However, a former senior official of the State Cooperative Bank (SCB) in Thiruvananthapuram told Firstpost that the claims of the political leaders were true only in the case of state and district cooperative banks (DCB) that are fully computerised and function according to RBI norms. The SCB has 20 branches and the 14 DCBs have 716 branches across the state.
The former official, who did not want to be identified, said malpractices were taking place in the 46 Primary Cooperative Agriculture and Rural Development Banks (166 branches) and Primary Agricultural Credit Societies (1,638 societies) located in rural areas.
“Earlier, the customers in these institutions were mostly farmers and small traders, who deposited money in the banks only after striking a deal or selling some property. The situation changed after the Income Tax men started keeping track of banking transactions. This forced many from cities and towns to park unaccounted money in cooperative banks in rural areas,” he said.
Even Non-Resident Keralites have opted for cooperative banks for parking their money. Sharjah-based Pravasi Bandhu Welfare Trust chairman K Shamsudheen said that the NRKs were showing preference for cooperative banks as they were offering higher interest rates — compared to commercial banks — without paying tax.
The current interest offered by commercial banks on NRE deposits is between six and seven percent while the cooperative banks offer between nine and 10 percent for one-year terms and beyond. Shamsudheen said that a large number of NRKs in West Asia had deposits in cooperative banks. He told Firstpost that many also had illegal resident accounts in commercial banks along with their NRE accounts. They have opened such accounts and deposited money in them in connivance with bank officials, said Shamsudheen, who has been running a campaign to cultivate saving habits among expatriates.
This perhaps explains high growth in the domestic deposits in commercial banks in the state in the recent years. The state-level bankers committee reported an increase of 71.31 percent in the domestic deposits in Kerala during 2014. The domestic deposits in the banks as on 31 December, 2014 were Rs 3.3 lakh crores.
Curiously, the NRE deposits grew only by 15.77 per cent during the period. The high growth of domestic deposits despite the recession has been baffling economists. VA Joseph, former managing director of Thrissur-based Catholic Syrian Bank, feels that the higher interest offered by banks and opening of new accounts under the Pradhan Mantri Jan Dhan Yojana could be the main factors behind the sudden jump in the domestic deposits.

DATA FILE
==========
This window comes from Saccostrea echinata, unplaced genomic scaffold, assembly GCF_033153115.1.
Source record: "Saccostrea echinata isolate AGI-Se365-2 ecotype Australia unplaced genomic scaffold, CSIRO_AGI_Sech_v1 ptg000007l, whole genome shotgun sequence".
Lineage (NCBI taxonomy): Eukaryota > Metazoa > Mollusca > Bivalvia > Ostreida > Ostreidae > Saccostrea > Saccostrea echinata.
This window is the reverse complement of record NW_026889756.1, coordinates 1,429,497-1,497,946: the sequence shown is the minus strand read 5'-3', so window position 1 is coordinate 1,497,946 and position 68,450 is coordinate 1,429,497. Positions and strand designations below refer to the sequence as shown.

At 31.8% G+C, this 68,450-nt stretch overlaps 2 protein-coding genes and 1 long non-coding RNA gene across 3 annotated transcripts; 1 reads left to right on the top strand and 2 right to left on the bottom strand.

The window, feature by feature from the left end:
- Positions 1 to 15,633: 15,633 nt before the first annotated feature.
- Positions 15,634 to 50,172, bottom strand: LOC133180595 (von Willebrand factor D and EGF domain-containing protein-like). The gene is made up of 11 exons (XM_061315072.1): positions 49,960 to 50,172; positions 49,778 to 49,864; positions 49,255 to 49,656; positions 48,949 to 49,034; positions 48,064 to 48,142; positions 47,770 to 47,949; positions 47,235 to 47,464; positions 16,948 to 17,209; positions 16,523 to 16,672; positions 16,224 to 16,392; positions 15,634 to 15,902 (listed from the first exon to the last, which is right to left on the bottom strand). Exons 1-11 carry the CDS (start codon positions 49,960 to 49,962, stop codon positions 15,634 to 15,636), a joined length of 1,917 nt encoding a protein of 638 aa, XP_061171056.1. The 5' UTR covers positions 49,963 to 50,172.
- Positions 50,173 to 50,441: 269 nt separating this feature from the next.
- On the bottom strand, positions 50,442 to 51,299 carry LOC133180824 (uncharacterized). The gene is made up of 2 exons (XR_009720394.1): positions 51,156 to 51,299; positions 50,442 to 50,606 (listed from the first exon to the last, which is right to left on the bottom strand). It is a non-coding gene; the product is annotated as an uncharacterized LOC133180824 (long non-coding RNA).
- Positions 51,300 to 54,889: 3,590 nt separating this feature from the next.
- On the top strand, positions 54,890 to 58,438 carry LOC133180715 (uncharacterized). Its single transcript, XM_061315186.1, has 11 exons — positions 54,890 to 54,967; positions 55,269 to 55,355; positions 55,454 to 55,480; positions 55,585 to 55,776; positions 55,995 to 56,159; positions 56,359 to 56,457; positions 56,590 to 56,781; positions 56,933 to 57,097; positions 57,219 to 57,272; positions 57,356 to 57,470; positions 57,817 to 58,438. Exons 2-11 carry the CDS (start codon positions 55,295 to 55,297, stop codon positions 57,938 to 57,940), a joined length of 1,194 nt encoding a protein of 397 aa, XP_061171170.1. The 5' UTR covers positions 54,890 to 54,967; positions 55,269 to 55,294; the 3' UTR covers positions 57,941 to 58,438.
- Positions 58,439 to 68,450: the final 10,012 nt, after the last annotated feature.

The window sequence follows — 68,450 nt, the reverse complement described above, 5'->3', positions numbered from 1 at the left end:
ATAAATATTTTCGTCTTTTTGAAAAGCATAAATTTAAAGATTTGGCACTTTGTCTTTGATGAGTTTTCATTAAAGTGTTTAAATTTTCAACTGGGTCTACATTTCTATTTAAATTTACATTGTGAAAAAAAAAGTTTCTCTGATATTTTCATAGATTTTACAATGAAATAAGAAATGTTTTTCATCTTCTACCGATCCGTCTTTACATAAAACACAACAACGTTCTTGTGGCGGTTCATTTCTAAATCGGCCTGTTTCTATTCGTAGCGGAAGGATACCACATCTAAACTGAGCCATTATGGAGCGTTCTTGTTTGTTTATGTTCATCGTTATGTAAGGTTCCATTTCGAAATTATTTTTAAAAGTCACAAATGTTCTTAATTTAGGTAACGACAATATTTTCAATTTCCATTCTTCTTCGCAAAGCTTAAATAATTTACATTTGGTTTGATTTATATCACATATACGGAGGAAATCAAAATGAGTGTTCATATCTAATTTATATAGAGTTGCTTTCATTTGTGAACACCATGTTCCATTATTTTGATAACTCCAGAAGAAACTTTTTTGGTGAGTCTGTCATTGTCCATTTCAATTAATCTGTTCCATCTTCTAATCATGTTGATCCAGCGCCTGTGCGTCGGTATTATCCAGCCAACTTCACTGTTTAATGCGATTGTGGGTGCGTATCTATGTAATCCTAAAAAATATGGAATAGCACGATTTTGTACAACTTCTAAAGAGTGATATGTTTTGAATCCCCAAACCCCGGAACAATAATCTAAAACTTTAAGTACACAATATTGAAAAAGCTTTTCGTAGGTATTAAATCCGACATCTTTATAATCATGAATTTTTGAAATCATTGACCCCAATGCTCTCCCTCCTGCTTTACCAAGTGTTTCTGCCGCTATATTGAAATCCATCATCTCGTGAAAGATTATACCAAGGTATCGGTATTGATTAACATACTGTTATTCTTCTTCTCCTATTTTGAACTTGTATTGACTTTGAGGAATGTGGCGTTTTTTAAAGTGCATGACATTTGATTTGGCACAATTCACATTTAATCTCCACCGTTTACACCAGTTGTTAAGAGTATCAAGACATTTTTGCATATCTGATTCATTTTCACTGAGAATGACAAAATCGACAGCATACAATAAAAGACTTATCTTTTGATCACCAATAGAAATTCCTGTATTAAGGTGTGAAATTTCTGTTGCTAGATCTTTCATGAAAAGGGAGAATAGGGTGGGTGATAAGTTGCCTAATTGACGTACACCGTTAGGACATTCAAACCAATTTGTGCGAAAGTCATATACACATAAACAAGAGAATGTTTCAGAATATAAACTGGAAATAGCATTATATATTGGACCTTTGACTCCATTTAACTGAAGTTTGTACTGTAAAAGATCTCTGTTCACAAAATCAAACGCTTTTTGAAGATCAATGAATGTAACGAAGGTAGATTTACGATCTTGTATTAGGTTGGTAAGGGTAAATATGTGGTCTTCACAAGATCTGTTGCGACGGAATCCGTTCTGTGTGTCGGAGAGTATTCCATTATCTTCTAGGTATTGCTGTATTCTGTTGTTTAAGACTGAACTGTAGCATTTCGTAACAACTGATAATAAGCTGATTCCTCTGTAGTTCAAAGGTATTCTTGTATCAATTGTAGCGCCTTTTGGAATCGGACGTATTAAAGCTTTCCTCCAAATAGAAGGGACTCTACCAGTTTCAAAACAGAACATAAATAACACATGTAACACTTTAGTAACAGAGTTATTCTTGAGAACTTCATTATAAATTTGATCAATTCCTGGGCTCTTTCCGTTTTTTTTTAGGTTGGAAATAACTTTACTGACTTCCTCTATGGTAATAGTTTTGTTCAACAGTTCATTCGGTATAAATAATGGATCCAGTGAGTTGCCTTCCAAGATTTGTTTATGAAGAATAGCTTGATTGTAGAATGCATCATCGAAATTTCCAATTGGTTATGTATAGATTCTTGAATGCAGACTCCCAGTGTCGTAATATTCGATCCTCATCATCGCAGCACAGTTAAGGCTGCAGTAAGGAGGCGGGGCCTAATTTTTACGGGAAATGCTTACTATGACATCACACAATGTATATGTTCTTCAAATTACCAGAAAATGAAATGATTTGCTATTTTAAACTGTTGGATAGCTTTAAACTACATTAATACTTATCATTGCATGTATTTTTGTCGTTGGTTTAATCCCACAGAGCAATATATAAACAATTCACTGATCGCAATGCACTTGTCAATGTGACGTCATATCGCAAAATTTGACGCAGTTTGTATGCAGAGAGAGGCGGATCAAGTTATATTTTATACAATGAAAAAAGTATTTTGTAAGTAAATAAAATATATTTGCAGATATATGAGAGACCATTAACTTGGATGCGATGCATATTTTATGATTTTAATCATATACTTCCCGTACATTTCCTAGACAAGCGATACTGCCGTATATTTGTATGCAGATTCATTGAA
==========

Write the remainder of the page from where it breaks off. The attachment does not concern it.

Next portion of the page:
Economist Mary George does not agree. She said that the huge infusion of money into the domestic accounts could be the result of attempts by some people to legitimise the unaccounted money. Shamsudheen said many in the UAE, who deposited hawala money in resident accounts in regular banks, have started getting notices from the Income Tax department.
“Such a person in Dubai approached me for advice on how to save the money he illegally parked in a resident account in a private bank. There are many like him in West Asia. Demonetisation has put them in a big panic,” says Shamsudheen.
The I-T department put the cooperative banks under their scanner after they noticed a huge increase in their deposits in the past decade. However, their attempt to gather details of the deposits was resisted by the banks. A section of the banks even approached the Supreme Court against I-T scrutiny. The department investigation revealed that cooperative banks were the favourite channel for the real estate mafia, hawala dealers, corrupt officials and even politicians. They find it easy to deposit up to Rs 10 lakh in primary cooperative societies as they don’t have to report it to the RBI and I-T department. If the amount is higher, the banks help them in depositing money under fictitious names.
A primary cooperative society in Kozhikode district advised an NRK from Dubai to deposit the Rs 28 lakh he received from the sale of land in multiples of Rs two lakh. The bank employees facilitated the deposit of the entire amount by creating accounts in 14 names — most of them fictitious. Shamsudheen said that the man was now in a panic after the cooperative society failed to clear his doubt on recovering the money. Similarly, a Dubai-based woman, who put Rs 50 lakh in a cooperative bank in Kollam district, is confused after the bank expressed its difficulty in giving her the entire sum in one go.
The bank apparently cannot give more than Rs two lakh to a customer in one transaction as it could be hauled up by the I-T department. Shamsudheen said that the cooperative bank had advised the women to accept the money in different names. Shamsudheen added that demonetisation had put the customers of the cooperative banks in a total quandary. The NRK, who has been advising expatriates on safe investments, said that he was getting large number of calls from Keralites from all over the world day and night seeking his advice on their deposits in cooperative banks.
Thousands of people, who deposited money in cooperative banks thinking they will be as safe as in Swiss banks, are now in a panic. The hapless depositors are pinning their hopes on the agitation being launched by the ruling and Opposition fronts to get their money back.